Effect of various blood-derived and semisynthetic nutrient media on in vitro uptake of 125I-albumin across the intact porcine aortic endothelial surface in an organ-support system.
The effects on porcine arterial structure and permeability of a 4-hour in vitro incubation at 37 degrees C in eight different blood-derived and synthetic nutrient media were examined. Changes in arterial permeability were inferred from the normalized, 1-hour, pressurized, transendothelial uptake (M/c0 cm) of porcine 125I-albumin in 60 porcine aortic tissue preparations using an organ-support system. The organ-support system provided experimental control of ambient gas composition, temperature, transmural pressure, flow (stirring), and nutrient media at a number of sites along the vessel. Light and electron microscopic (scanning and transmission) structural correlations with the observed permeability changes were examined. The M/c0 from the autogenous serum (AS) medium was used as the "control" measurement in each vessel preparation. (Grand mean M/c0 for AS from all studies was 0.312 +/- 0.011 [x10(-3)] [mean +/- SEM] cm, n = 60.) For brevity, M/c0 values from the other media are expressed below as a percentage of the corresponding paired M/c0 from the AS. Uptake from heparinized autogenous blood was 113 +/- 9% of that from AS (p = 0.119); from heparinized autogenous plasma was 135 +/- 10% (p = 0.048); from AS+heparin was 97 +/- 5% (p = 0.498); from pooled porcine serum was 113 +/- 9% (p = 0.037); from a synthetic medium was 131 +/- 8% (p = 0.004); and from a physiological hetastarch solution was 532 +/- 8% (p = 0.0002). Associated light microscopic structural changes and ultrastructural changes were not found. We conclude that 1) incubation with AS and heparinized blood (both of which are autogenous blood substances containing platelet products or platelets) provided the best support for the endothelial barrier function, whereas heparin plasma, pooled serum, a synthetic medium, and particularly hetastarch provided poorer support; 2) arterial permeability can increase significantly without discernible endothelial ultrastructural changes; and 3) AS and to a lesser extent heparin blood should provide a suitable nutrient medium for short-term (less than 4-hour) metabolic support of the endothelial surface and subjacent tissues.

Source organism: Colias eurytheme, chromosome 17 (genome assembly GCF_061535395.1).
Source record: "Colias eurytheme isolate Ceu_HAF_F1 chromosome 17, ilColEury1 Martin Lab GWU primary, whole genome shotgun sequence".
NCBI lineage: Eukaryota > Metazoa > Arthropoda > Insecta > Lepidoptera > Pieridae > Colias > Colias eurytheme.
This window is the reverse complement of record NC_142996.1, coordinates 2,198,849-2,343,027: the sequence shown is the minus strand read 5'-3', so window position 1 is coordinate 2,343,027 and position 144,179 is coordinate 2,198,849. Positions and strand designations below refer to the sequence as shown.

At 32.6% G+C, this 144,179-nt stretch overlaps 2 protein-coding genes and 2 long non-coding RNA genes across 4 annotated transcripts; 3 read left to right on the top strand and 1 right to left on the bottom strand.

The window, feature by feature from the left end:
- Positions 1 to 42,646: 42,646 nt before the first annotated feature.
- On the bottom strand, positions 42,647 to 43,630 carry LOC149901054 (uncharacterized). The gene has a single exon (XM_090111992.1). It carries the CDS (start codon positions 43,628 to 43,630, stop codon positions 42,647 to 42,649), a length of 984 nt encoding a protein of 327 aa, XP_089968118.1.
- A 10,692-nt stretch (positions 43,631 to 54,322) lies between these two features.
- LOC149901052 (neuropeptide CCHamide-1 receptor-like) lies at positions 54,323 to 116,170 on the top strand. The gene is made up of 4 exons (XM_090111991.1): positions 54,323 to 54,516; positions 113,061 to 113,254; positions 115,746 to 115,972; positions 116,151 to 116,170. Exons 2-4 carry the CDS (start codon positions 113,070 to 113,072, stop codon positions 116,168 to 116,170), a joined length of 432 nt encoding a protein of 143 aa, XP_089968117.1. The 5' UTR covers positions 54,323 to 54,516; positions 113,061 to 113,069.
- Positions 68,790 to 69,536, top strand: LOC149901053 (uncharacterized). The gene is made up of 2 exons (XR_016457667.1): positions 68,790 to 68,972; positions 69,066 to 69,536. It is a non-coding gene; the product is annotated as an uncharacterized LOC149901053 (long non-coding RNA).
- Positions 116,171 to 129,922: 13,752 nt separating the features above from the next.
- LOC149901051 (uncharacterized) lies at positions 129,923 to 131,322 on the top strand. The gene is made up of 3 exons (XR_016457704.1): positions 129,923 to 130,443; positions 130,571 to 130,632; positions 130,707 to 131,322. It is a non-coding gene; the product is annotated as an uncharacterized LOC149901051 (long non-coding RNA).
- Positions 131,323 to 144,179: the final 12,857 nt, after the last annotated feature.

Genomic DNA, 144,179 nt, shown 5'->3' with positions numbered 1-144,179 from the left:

- Copyright © 1992 by American Heart Association